In this space, visitors are invited to post any comments, questions, or skeptical observations about Philo T. Farnsworth's contributions to the field of Nuclear Fusion research.
Subject: Computer control
Date: Apr 12, 2:53 pm
Poster: Jim Lux
On Apr 12, 2:53 pm, Jim Lux wrote:
Richard commented on difficult transducers in a previous post in reference to computerized control. Let's think about this...
What sort of dynamic requirements...
What do we need:
1) Gas pressure control (Simple, a stepper on a needle valve would probably do.)
2) Pump controls (relays...if you don't just run it continuous)
3) Electrical controls
The real problem here is controlling the current/voltage of the excitation supply, mostly because it IS a glow discharge and has a nonlinear characteristic (that is probably time varying to boot, as the grids heat up).
Probably what you want is a constant current supply (more than a constant voltage supply). Perhaps a switching supply would be the way to do this, with a SMALL smoothing inductor (so the dynamic response would be good). At work, I am looking at switching supplies for TWTA's right now (8-10 kV) and I will see if I can scavenge a decent easy to build design. (For this application, it doesn't need to be space qualified, faster, or better, but cheaper would be nice.) Switchers are nice because the stored energy is low, so a short or flashover isn't as exciting.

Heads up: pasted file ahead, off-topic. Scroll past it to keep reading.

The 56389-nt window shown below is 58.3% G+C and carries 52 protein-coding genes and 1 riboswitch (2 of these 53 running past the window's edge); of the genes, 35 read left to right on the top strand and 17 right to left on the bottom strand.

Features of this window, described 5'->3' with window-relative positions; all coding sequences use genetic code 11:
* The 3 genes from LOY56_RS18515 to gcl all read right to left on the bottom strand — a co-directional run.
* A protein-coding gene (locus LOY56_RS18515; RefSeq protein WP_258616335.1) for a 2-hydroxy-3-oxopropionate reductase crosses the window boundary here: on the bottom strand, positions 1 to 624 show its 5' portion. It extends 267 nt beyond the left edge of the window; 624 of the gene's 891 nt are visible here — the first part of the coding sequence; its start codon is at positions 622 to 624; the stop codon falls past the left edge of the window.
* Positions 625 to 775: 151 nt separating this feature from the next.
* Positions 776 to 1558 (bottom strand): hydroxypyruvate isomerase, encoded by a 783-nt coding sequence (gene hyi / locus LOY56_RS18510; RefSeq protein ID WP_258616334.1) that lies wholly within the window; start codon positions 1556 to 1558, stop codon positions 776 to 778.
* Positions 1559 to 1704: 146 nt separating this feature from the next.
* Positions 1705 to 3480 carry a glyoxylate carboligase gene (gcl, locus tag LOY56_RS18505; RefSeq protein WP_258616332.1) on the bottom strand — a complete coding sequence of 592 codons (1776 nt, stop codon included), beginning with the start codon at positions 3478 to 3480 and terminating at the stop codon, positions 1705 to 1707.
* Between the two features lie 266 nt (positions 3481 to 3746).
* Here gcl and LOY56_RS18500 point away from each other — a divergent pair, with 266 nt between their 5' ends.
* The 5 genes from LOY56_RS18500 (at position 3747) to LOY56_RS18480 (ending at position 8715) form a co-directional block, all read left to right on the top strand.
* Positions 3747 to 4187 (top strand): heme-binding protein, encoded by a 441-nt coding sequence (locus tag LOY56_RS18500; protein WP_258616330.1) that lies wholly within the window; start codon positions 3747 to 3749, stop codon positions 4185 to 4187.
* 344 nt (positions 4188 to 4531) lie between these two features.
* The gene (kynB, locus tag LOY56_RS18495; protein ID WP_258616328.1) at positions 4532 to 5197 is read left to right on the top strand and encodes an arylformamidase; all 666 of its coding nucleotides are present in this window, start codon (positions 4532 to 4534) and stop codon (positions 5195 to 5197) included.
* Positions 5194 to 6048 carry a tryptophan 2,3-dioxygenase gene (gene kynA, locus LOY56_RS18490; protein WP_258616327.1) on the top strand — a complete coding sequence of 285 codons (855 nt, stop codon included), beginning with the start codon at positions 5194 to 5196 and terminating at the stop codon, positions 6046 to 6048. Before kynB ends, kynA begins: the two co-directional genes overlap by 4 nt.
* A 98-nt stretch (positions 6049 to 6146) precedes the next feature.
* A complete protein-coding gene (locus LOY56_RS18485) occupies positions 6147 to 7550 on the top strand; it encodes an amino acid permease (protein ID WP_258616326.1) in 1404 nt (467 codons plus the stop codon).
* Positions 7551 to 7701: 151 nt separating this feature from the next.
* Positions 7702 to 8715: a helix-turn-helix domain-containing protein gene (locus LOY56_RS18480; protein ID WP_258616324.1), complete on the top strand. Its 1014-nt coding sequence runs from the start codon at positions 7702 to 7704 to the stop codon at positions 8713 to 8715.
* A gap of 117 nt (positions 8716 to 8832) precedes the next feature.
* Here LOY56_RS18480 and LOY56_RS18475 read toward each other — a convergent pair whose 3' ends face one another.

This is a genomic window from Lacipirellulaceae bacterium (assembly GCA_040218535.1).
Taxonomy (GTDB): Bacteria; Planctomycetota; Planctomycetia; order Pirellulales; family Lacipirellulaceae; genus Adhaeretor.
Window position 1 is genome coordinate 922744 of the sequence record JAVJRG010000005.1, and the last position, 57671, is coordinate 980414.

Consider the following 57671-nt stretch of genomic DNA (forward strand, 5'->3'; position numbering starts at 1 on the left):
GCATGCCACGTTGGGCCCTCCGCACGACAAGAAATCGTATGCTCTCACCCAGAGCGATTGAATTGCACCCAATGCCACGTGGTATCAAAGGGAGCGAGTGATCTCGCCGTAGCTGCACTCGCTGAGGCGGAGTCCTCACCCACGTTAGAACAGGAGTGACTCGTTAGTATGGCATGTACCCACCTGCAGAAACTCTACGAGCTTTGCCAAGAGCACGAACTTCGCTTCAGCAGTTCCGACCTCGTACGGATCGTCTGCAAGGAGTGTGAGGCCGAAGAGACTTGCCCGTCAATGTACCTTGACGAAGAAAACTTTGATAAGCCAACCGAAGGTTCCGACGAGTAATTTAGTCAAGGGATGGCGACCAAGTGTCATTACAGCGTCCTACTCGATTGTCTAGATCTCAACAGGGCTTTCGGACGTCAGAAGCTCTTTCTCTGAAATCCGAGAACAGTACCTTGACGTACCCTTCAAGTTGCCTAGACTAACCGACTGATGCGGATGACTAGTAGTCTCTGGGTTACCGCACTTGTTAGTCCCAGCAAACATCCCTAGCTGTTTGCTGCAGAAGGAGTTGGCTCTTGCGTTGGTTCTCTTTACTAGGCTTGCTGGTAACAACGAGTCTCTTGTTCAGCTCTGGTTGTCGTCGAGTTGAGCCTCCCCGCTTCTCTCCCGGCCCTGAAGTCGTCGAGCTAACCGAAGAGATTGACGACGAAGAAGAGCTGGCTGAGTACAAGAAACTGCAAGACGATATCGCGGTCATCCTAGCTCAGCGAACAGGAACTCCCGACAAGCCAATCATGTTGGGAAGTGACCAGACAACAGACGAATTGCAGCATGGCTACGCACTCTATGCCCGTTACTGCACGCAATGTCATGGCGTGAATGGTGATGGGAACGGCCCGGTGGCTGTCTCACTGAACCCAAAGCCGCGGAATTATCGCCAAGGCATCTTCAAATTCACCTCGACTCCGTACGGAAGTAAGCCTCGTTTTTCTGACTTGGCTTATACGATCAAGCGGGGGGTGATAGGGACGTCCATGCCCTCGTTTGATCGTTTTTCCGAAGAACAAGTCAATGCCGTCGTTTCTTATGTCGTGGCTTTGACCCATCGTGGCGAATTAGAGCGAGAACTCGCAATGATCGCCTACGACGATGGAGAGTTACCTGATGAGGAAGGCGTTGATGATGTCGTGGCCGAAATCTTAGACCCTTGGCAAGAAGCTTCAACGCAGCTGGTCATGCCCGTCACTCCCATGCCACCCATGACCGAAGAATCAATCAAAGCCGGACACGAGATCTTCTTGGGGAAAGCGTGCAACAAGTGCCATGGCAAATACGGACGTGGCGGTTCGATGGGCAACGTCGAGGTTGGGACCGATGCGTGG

The other approach is a big bulk supply (transformer, bridge and LC filter) with a series or shunt regulator made from some appropriate HV vacuum tube. A hairball shunt regulator I've heard of is to use a whole string of CdS photocells in series (for the voltage). And, with a lot of stored energy, a flashover is VERY exciting.
Metering voltage and current is trivial. Voltage is a suitable divider. Current is one of those Honeywell or F.W.Bell or... hall effect current transducers.
If you go to a multi grid system, and higher vacuums, I suspect the control problem becomes MUCH easier, because you are out of the glow discharge regime. You basically have a vacuum tube diode then, and you can change the current by changing the filament current or accelerating grid potentials.
In summary, it seems that the tough part is the power supply. Anybody got good ideas on an inexpensive source for the transformers for a HV switching supply in the kilowatt range (say, 50 kV @ 20 mA). Somehow, I don't think a TV flyback's going to cut it... (But maybe a bunch of HEI coils in parallel/series?... they are in the 100-200 watt range)
Switchers, as a class, live or die by their magnetic components.
- Re: Computer control - Apr 12, 5:27 pm
- Re: Computer control (switching power supplies) - Jim Lux Apr 13, 11:30 am